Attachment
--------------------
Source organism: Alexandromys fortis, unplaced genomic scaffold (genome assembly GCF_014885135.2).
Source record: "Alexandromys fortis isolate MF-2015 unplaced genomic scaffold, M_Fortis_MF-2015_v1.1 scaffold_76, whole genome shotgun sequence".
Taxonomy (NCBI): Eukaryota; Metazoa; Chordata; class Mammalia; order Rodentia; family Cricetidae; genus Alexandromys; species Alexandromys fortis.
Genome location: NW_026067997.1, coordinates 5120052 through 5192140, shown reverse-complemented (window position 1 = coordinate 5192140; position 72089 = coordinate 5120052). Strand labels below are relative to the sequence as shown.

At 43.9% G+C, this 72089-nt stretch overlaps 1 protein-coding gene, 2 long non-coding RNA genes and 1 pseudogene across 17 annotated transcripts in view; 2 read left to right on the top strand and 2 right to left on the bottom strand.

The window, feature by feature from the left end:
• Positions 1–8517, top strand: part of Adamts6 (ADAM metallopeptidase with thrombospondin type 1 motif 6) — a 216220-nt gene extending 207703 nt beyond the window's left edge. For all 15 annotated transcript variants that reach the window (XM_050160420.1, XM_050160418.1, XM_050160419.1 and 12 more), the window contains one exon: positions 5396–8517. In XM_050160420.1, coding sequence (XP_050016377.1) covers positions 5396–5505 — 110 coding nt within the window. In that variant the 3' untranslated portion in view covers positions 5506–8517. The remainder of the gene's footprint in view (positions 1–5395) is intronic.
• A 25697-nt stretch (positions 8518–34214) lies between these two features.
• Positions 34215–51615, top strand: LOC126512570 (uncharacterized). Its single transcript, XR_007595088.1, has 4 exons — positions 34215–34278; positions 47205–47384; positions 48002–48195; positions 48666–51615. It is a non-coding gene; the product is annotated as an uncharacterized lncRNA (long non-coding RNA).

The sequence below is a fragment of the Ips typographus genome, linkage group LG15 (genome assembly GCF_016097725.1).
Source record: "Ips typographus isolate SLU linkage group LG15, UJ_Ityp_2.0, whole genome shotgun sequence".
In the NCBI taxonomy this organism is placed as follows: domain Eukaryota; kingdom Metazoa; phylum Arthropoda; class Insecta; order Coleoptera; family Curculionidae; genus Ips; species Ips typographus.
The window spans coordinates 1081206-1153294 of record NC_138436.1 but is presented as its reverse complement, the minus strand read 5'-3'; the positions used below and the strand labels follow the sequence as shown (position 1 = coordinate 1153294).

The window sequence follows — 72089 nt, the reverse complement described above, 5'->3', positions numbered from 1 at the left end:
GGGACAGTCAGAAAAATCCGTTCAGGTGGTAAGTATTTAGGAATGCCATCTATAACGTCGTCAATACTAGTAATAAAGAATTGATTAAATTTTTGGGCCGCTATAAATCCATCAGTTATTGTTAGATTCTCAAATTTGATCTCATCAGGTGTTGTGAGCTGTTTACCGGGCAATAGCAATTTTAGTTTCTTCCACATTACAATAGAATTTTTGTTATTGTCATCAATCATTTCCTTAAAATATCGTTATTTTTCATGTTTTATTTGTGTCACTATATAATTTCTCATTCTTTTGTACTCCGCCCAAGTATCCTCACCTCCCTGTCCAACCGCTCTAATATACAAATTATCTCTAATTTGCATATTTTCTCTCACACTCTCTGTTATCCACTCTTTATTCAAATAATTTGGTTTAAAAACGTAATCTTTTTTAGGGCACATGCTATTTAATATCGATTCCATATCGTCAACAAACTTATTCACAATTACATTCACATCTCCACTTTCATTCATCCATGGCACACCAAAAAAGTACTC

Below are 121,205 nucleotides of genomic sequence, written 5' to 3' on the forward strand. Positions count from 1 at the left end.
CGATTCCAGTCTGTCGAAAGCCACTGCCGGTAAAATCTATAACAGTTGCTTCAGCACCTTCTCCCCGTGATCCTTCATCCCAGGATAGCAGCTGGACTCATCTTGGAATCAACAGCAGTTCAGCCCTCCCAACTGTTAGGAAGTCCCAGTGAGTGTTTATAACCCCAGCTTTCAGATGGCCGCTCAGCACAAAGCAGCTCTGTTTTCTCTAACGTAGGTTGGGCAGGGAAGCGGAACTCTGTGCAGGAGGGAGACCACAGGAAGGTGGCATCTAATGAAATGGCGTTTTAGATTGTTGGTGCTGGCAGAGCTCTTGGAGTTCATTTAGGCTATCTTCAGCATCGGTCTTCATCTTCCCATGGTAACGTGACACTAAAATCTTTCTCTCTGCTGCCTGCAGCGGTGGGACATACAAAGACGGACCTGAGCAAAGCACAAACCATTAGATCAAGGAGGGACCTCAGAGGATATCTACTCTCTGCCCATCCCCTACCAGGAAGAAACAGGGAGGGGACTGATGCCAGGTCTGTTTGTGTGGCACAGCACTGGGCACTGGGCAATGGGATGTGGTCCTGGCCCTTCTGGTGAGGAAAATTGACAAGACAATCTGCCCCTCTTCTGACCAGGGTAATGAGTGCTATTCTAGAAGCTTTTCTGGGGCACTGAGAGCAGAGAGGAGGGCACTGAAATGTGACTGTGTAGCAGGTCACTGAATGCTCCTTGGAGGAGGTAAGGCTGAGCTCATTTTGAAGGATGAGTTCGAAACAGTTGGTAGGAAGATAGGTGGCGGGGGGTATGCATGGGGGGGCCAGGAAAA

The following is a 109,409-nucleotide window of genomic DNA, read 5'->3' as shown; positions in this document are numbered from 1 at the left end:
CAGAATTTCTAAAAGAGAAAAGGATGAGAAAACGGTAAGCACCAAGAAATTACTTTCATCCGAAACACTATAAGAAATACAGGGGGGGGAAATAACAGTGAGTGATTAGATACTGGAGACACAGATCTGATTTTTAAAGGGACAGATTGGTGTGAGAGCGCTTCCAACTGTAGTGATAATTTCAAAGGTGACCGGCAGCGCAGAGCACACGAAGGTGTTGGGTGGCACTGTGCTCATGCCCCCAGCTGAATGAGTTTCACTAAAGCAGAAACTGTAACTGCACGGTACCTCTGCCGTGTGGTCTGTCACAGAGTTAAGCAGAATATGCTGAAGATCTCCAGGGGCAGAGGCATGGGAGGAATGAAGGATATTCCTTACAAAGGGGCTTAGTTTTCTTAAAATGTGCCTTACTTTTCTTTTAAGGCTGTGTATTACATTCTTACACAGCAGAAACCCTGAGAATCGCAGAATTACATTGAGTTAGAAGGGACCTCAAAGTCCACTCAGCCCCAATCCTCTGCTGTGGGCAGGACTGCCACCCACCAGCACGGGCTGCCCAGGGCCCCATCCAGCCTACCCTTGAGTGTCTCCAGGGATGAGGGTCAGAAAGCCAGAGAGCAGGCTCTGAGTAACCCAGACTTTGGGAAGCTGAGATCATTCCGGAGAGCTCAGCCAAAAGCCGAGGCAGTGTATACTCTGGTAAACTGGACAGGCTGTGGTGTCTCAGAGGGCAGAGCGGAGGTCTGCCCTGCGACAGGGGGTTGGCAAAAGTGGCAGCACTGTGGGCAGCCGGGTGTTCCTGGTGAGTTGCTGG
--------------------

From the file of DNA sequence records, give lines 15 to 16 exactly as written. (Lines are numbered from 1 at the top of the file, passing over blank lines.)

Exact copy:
GGGACAGTCAGAAAAATCCGTTCAGGTGGTAAGTATTTAGGAATGCCATCTATAACGTCGTCAATACTAGTAATAAAGAATTGATTAAATTTTTGGGCCGCTATAAATCCATCAGTTATTGTTAGATTCTCAAATTTGATCTCATCAGGTGTTGTGAGCTGTTTACCGGGCAATAGCAATTTTAGTTTCTTCCACATTACAATAGAATTTTTGTTATTGTCATCAATCATTTCCTTAAAATATCGTTATTTTTCATGTTTTATTTGTGTCACTATATAATTTCTCATTCTTTTGTACTCCGCCCAAGTATCCTCACCTCCCTGTCCAACCGCTCTAATATACAAATTATCTCTAATTTGCATATTTTCTCTCACACTCTCTGTTATCCACTCTTTATTCAAATAATTTGGTTTAAAAACGTAATCTTTTTTAGGGCACATGCTATTTAATATCGATTCCATATCGTCAACAAACTTATTCACAATTACATTCACATCTCCACTTTCATTCATCCATGGCACACCAAAAAAGTACTC

Below are 121,205 nucleotides of genomic sequence, written 5' to 3' on the forward strand. Positions count from 1 at the left end.